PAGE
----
Crystal Galván

Crystal Galván

Hometown: Omak, WA
Majors: Comparative Ethnic Studies and Sociology
Minor: Spanish
Faculty Mentors: Dr. Carmen R. Lugo-Lugo (WSU) and Dr. Kim Potowski (UIC)
Year Graduated: 2017
Research Interests: African Diaspora in Latin America, racialization, identity politics, Black-Latinx Relations, Social Movements, Ethnic Studies in K-12, Ethnic Conflicts

Research Titles:

  • Black-Latino/a Race Relations National Discourse Analysis of #BlackLivesMatter and #ImmigrantLivesMatter Movements
  • Afro-Mexicanas/os: Representations of Blackness and the Fight for Recognition

Research Abstract: (Afro-Mexicanas/os project): Since approximately the 16th and 17th century, there has been an African presence in Mexico due to the transatlantic slave trade which brought an estimated 200,000 West Africans to New Spain. After México’s Independence, the legal notion of race was eliminated, and in 1925 famous philosopher Vasconcelos’ La raza cósmica, erased notions of blackness from a generalized Mexican mestizo identity that was considered a combination of only indigenous and European origins (Vasconcelos, 26). Today there are an estimated 1.4 million Afro-Mexicans in the nation, most of whom live in the coastal areas of Veracruz, Guerrero and Oaxaca. However, this population has been largely invisible to the mainstream Mexican eye, and Afro-Mexicans have been marginalized in Mexican society due to legacies of slavery and shifts in mestizaje discourse. In 2015, the category “afrodescendiente” (Afro-descendant) was reintroduced to the official national Census in Mexico as a result of activism from black grassroot organizations. My project explores the history of representations of blackness in Mexico and asks whether the new Census category might have an effect on both representations and perceptions of afro-mexicanidad. It also documents recent efforts by Afro-Mexican organizations to gain acknowledgement, develop a positive Afro identity, and fight racial injustices in their communities. In this paper, I argue that Mexico is not a post-race nation and racism exists which is evident through actions that degrade indigenous and black populations but also through racialized black images that are found in popular culture such as Memín Pinguin and Negrito Bimbo.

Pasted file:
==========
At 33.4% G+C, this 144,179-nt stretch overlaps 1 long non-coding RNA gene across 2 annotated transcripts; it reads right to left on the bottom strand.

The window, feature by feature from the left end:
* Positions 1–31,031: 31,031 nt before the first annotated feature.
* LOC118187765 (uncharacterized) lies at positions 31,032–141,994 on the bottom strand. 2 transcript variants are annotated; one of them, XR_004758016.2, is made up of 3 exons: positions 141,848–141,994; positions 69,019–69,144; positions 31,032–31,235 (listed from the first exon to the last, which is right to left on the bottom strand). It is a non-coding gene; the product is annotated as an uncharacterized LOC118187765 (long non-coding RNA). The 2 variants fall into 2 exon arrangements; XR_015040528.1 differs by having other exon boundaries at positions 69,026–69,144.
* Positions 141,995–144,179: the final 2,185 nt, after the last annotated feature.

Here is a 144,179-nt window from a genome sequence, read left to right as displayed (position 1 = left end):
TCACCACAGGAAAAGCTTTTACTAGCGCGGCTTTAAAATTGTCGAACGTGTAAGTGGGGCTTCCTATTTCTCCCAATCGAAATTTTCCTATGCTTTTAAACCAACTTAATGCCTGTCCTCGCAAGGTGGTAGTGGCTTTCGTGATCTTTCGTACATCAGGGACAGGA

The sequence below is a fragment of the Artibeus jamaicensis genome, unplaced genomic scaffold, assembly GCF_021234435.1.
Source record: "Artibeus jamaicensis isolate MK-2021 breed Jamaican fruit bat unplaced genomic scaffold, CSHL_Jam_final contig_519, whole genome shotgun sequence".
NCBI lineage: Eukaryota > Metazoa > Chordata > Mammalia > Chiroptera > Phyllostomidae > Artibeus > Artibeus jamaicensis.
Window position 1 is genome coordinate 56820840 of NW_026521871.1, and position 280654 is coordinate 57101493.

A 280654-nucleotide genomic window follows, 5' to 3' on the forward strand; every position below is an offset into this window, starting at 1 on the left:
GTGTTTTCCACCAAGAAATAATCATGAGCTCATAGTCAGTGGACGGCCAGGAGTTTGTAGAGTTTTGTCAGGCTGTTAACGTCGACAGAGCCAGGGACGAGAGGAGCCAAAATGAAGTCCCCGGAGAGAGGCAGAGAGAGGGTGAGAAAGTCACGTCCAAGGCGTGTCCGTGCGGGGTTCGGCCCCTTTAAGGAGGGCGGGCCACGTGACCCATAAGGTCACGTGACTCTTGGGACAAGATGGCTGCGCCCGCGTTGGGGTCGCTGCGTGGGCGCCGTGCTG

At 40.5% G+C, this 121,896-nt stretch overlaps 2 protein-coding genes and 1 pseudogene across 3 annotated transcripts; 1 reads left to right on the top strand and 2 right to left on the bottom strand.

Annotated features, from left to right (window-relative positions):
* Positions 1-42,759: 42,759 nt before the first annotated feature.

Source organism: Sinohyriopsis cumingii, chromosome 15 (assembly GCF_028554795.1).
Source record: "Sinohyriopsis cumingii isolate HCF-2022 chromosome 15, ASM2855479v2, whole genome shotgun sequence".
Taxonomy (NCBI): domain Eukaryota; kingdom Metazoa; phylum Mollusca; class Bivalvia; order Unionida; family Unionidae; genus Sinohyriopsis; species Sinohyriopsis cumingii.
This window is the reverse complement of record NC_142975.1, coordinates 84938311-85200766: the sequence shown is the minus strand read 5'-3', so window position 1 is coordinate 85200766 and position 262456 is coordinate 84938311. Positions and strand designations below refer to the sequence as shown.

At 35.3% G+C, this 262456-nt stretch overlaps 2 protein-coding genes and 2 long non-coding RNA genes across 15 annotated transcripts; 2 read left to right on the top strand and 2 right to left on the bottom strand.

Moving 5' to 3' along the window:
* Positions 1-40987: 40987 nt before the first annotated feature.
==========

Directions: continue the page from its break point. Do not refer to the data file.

Research Experience: WSU McNair, University of Illinois at Chicago Summer Research Opportunities Program (2015 Cohort)